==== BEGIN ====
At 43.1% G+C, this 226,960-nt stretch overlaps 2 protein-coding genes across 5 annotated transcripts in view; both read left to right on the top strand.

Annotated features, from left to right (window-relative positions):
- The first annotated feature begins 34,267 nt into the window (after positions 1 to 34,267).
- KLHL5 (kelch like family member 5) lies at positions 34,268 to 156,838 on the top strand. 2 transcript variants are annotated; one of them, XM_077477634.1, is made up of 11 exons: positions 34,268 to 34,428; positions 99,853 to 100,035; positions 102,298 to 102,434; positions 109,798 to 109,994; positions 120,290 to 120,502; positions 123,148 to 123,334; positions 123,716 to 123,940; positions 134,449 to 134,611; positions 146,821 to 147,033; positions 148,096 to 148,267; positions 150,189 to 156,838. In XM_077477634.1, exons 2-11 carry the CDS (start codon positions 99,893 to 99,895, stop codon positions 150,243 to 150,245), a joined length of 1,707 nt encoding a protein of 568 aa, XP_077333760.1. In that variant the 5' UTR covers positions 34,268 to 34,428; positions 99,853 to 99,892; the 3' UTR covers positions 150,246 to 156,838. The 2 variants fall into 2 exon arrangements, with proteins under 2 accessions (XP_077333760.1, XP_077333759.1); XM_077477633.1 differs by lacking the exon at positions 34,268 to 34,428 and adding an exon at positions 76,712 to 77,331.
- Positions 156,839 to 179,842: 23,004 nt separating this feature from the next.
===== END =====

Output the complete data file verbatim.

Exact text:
At 43.1% G+C, this 226,960-nt stretch overlaps 2 protein-coding genes across 5 annotated transcripts in view; both read left to right on the top strand.

Annotated features, from left to right (window-relative positions):
- The first annotated feature begins 34,267 nt into the window (after positions 1 to 34,267).
- KLHL5 (kelch like family member 5) lies at positions 34,268 to 156,838 on the top strand. 2 transcript variants are annotated; one of them, XM_077477634.1, is made up of 11 exons: positions 34,268 to 34,428; positions 99,853 to 100,035; positions 102,298 to 102,434; positions 109,798 to 109,994; positions 120,290 to 120,502; positions 123,148 to 123,334; positions 123,716 to 123,940; positions 134,449 to 134,611; positions 146,821 to 147,033; positions 148,096 to 148,267; positions 150,189 to 156,838. In XM_077477634.1, exons 2-11 carry the CDS (start codon positions 99,893 to 99,895, stop codon positions 150,243 to 150,245), a joined length of 1,707 nt encoding a protein of 568 aa, XP_077333760.1. In that variant the 5' UTR covers positions 34,268 to 34,428; positions 99,853 to 99,892; the 3' UTR covers positions 150,246 to 156,838. The 2 variants fall into 2 exon arrangements, with proteins under 2 accessions (XP_077333760.1, XP_077333759.1); XM_077477633.1 differs by lacking the exon at positions 34,268 to 34,428 and adding an exon at positions 76,712 to 77,331.
- Positions 156,839 to 179,842: 23,004 nt separating this feature from the next.